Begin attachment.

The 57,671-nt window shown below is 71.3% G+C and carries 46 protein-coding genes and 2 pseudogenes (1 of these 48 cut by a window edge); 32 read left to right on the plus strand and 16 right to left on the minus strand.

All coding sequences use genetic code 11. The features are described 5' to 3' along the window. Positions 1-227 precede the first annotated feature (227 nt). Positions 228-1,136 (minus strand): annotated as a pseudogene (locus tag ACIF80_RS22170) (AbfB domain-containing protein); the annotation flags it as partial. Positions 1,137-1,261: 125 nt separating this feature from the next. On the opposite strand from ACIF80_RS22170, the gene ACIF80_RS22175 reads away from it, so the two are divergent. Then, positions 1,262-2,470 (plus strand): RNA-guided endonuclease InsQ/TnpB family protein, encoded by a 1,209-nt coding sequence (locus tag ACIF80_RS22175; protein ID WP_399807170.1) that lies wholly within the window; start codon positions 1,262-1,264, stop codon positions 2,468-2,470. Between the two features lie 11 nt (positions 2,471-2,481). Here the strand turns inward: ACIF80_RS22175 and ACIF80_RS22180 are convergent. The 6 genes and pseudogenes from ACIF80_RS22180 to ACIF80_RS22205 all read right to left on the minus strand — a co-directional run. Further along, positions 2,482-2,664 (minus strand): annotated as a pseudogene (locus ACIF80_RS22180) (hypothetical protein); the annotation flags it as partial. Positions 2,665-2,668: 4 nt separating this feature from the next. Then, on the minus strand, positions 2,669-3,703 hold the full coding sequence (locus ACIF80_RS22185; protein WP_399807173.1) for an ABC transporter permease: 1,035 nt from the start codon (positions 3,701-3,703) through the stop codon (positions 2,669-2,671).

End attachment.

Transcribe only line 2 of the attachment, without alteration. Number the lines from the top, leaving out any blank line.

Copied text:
All coding sequences use genetic code 11. The features are described 5' to 3' along the window. Positions 1-227 precede the first annotated feature (227 nt). Positions 228-1,136 (minus strand): annotated as a pseudogene (locus tag ACIF80_RS22170) (AbfB domain-containing protein); the annotation flags it as partial. Positions 1,137-1,261: 125 nt separating this feature from the next. On the opposite strand from ACIF80_RS22170, the gene ACIF80_RS22175 reads away from it, so the two are divergent. Then, positions 1,262-2,470 (plus strand): RNA-guided endonuclease InsQ/TnpB family protein, encoded by a 1,209-nt coding sequence (locus tag ACIF80_RS22175; protein ID WP_399807170.1) that lies wholly within the window; start codon positions 1,262-1,264, stop codon positions 2,468-2,470. Between the two features lie 11 nt (positions 2,471-2,481). Here the strand turns inward: ACIF80_RS22175 and ACIF80_RS22180 are convergent. The 6 genes and pseudogenes from ACIF80_RS22180 to ACIF80_RS22205 all read right to left on the minus strand — a co-directional run. Further along, positions 2,482-2,664 (minus strand): annotated as a pseudogene (locus ACIF80_RS22180) (hypothetical protein); the annotation flags it as partial. Positions 2,665-2,668: 4 nt separating this feature from the next. Then, on the minus strand, positions 2,669-3,703 hold the full coding sequence (locus ACIF80_RS22185; protein WP_399807173.1) for an ABC transporter permease: 1,035 nt from the start codon (positions 3,701-3,703) through the stop codon (positions 2,669-2,671).